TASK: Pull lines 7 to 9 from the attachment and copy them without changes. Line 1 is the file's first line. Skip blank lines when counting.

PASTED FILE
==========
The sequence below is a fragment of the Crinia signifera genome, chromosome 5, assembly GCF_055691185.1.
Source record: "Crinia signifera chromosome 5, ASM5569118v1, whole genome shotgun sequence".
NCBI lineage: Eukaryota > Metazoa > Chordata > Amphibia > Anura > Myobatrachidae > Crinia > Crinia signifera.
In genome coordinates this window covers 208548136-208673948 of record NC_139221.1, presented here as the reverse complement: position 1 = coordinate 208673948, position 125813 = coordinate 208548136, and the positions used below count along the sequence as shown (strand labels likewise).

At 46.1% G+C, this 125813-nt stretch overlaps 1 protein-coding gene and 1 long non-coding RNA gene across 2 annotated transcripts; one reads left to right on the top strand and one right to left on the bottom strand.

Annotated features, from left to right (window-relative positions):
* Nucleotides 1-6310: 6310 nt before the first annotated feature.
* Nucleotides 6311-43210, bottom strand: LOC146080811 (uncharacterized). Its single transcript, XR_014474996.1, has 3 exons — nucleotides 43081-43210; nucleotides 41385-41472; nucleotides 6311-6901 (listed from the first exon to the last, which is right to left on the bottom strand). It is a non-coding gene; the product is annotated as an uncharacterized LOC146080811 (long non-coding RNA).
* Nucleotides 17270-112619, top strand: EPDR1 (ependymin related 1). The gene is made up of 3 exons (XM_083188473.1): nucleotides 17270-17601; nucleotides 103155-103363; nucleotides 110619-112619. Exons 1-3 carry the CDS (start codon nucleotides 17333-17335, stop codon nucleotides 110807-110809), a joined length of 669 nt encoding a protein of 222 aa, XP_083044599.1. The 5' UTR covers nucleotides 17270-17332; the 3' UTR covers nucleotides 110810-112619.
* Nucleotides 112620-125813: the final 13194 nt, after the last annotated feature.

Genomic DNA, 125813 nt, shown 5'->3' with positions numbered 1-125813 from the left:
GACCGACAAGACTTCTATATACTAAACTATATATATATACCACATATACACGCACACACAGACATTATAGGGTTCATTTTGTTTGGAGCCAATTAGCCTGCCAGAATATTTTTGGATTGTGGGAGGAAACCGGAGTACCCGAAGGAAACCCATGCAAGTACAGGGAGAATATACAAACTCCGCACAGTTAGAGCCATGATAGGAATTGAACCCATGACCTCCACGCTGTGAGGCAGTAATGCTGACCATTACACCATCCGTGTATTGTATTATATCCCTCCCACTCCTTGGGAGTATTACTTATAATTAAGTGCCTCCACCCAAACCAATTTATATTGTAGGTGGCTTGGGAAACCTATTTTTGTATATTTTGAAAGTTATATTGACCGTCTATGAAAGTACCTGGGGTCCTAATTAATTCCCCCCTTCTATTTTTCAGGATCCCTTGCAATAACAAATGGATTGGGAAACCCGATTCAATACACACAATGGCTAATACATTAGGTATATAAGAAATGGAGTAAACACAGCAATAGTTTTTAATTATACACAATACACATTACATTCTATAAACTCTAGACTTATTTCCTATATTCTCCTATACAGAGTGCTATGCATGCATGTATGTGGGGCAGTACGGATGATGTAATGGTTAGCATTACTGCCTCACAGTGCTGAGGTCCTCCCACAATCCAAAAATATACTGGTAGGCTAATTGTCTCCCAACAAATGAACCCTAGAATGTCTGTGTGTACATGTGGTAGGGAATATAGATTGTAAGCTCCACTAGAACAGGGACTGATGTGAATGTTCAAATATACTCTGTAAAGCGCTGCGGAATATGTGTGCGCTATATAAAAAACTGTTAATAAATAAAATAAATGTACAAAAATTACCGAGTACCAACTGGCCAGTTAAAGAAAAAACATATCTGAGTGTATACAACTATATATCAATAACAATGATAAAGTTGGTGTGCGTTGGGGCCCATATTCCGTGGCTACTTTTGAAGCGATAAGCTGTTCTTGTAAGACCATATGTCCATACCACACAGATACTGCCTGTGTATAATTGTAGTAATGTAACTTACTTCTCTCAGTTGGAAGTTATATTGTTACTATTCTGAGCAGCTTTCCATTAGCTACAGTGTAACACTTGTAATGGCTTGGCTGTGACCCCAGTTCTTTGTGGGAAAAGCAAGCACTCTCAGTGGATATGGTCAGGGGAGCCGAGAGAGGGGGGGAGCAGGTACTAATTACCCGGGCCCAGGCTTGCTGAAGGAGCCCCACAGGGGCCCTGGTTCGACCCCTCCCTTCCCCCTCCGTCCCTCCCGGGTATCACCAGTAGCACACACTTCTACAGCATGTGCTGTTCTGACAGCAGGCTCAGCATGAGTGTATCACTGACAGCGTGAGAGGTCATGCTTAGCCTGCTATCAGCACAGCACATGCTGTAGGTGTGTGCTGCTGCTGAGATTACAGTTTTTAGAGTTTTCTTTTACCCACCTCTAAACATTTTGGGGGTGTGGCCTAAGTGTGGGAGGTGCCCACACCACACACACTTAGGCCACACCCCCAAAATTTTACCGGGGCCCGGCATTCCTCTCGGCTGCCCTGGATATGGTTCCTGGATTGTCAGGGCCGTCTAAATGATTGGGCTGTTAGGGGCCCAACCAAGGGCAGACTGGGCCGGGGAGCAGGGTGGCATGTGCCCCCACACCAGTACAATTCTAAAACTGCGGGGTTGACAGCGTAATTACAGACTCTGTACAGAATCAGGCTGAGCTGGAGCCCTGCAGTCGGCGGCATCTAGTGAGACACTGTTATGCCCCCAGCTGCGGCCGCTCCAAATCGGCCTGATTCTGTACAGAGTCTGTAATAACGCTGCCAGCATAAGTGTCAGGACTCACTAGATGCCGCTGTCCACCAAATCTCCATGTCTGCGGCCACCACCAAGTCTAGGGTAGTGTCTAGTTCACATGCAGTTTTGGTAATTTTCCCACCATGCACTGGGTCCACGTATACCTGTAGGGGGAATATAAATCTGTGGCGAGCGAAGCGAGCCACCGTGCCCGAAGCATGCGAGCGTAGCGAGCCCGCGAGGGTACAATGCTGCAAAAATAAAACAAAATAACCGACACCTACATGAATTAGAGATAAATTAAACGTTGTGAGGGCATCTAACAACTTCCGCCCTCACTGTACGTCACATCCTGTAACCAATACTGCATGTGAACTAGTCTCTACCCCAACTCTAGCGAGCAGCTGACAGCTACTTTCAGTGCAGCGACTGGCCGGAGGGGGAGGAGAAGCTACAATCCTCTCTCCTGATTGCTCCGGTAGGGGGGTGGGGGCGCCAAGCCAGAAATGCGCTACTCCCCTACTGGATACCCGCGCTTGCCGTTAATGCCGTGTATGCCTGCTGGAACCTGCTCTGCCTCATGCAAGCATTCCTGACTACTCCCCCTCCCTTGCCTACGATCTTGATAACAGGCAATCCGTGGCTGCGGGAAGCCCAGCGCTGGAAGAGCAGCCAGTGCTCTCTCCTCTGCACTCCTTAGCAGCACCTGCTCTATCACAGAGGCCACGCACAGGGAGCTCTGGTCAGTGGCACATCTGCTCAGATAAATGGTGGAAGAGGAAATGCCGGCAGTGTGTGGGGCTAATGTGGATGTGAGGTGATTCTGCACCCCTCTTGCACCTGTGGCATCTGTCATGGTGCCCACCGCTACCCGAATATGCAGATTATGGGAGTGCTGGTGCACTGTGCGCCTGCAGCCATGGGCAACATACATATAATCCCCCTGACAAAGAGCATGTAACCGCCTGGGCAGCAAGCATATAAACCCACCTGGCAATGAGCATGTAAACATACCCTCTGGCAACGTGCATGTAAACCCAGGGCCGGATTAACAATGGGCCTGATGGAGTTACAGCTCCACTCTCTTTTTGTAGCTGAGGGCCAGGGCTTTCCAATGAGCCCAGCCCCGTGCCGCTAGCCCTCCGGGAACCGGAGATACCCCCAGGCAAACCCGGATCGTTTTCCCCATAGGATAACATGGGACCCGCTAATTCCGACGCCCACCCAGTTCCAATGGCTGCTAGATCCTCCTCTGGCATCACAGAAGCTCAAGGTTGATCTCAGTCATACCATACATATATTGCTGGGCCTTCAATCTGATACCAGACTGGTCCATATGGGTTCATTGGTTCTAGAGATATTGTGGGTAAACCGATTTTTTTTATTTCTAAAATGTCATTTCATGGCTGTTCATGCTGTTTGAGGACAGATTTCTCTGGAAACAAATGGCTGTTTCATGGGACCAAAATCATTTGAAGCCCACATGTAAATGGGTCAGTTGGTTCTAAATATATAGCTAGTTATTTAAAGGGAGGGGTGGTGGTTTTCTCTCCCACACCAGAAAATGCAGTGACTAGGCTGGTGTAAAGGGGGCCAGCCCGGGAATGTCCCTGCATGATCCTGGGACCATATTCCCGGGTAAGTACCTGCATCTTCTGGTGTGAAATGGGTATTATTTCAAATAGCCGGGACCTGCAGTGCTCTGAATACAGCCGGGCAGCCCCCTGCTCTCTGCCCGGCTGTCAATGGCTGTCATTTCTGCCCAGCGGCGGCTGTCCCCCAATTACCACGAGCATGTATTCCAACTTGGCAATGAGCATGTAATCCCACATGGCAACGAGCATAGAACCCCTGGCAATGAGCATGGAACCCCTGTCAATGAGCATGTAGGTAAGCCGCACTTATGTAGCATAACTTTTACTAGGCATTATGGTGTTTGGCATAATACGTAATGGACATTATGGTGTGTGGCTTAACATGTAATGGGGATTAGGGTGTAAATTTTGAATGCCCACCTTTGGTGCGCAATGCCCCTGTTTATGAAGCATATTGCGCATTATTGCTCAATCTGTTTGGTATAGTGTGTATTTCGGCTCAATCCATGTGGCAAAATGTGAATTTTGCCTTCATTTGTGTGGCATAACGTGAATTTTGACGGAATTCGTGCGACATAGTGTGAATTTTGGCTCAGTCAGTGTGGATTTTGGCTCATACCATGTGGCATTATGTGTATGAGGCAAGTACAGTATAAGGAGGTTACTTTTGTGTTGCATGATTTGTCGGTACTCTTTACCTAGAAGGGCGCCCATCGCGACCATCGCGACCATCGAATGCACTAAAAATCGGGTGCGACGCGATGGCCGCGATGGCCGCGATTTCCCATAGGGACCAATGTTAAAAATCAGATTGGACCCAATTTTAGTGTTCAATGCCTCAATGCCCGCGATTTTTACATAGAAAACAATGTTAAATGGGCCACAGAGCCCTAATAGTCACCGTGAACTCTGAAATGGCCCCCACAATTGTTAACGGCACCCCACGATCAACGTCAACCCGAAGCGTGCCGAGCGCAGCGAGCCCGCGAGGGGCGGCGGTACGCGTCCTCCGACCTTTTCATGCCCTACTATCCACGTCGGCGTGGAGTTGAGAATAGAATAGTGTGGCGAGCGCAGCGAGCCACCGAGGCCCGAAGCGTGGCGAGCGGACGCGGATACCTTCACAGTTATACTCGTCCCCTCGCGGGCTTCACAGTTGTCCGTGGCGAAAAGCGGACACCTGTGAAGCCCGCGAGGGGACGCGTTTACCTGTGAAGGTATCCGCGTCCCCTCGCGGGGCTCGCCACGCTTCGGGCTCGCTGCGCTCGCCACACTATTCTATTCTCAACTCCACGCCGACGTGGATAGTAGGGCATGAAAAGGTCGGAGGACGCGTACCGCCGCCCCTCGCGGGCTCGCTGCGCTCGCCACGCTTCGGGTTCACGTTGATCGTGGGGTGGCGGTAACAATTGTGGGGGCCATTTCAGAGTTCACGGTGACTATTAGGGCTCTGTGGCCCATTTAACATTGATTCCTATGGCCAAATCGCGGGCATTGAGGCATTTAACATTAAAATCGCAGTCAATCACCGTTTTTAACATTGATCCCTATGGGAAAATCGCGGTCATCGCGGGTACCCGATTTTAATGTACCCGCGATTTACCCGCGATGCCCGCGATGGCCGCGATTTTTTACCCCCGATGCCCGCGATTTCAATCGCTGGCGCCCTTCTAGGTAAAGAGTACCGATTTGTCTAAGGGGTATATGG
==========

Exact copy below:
* Nucleotides 1-6310: 6310 nt before the first annotated feature.
* Nucleotides 6311-43210, bottom strand: LOC146080811 (uncharacterized). Its single transcript, XR_014474996.1, has 3 exons — nucleotides 43081-43210; nucleotides 41385-41472; nucleotides 6311-6901 (listed from the first exon to the last, which is right to left on the bottom strand). It is a non-coding gene; the product is annotated as an uncharacterized LOC146080811 (long non-coding RNA).
* Nucleotides 17270-112619, top strand: EPDR1 (ependymin related 1). The gene is made up of 3 exons (XM_083188473.1): nucleotides 17270-17601; nucleotides 103155-103363; nucleotides 110619-112619. Exons 1-3 carry the CDS (start codon nucleotides 17333-17335, stop codon nucleotides 110807-110809), a joined length of 669 nt encoding a protein of 222 aa, XP_083044599.1. The 5' UTR covers nucleotides 17270-17332; the 3' UTR covers nucleotides 110810-112619.